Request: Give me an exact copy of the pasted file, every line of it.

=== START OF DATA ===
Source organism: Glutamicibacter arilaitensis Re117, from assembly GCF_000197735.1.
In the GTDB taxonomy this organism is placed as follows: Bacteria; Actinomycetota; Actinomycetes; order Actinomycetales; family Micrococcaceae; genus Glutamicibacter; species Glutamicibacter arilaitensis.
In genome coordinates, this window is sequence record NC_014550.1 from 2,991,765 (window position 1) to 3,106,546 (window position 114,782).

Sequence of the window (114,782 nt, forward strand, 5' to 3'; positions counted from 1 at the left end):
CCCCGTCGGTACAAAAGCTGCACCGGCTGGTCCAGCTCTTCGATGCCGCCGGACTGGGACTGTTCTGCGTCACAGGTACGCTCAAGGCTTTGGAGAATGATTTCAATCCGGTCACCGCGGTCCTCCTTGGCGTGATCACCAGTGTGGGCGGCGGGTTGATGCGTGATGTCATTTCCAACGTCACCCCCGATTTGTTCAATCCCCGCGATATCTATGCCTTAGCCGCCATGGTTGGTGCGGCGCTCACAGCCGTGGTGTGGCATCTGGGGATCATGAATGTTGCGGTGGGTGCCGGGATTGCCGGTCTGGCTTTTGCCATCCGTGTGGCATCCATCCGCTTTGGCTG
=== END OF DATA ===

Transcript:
Source organism: Glutamicibacter arilaitensis Re117, from assembly GCF_000197735.1.
In the GTDB taxonomy this organism is placed as follows: Bacteria; Actinomycetota; Actinomycetes; order Actinomycetales; family Micrococcaceae; genus Glutamicibacter; species Glutamicibacter arilaitensis.
In genome coordinates, this window is sequence record NC_014550.1 from 2,991,765 (window position 1) to 3,106,546 (window position 114,782).

Sequence of the window (114,782 nt, forward strand, 5' to 3'; positions counted from 1 at the left end):
CCCCGTCGGTACAAAAGCTGCACCGGCTGGTCCAGCTCTTCGATGCCGCCGGACTGGGACTGTTCTGCGTCACAGGTACGCTCAAGGCTTTGGAGAATGATTTCAATCCGGTCACCGCGGTCCTCCTTGGCGTGATCACCAGTGTGGGCGGCGGGTTGATGCGTGATGTCATTTCCAACGTCACCCCCGATTTGTTCAATCCCCGCGATATCTATGCCTTAGCCGCCATGGTTGGTGCGGCGCTCACAGCCGTGGTGTGGCATCTGGGGATCATGAATGTTGCGGTGGGTGCCGGGATTGCCGGTCTGGCTTTTGCCATCCGTGTGGCATCCATCCGCTTTGGCTG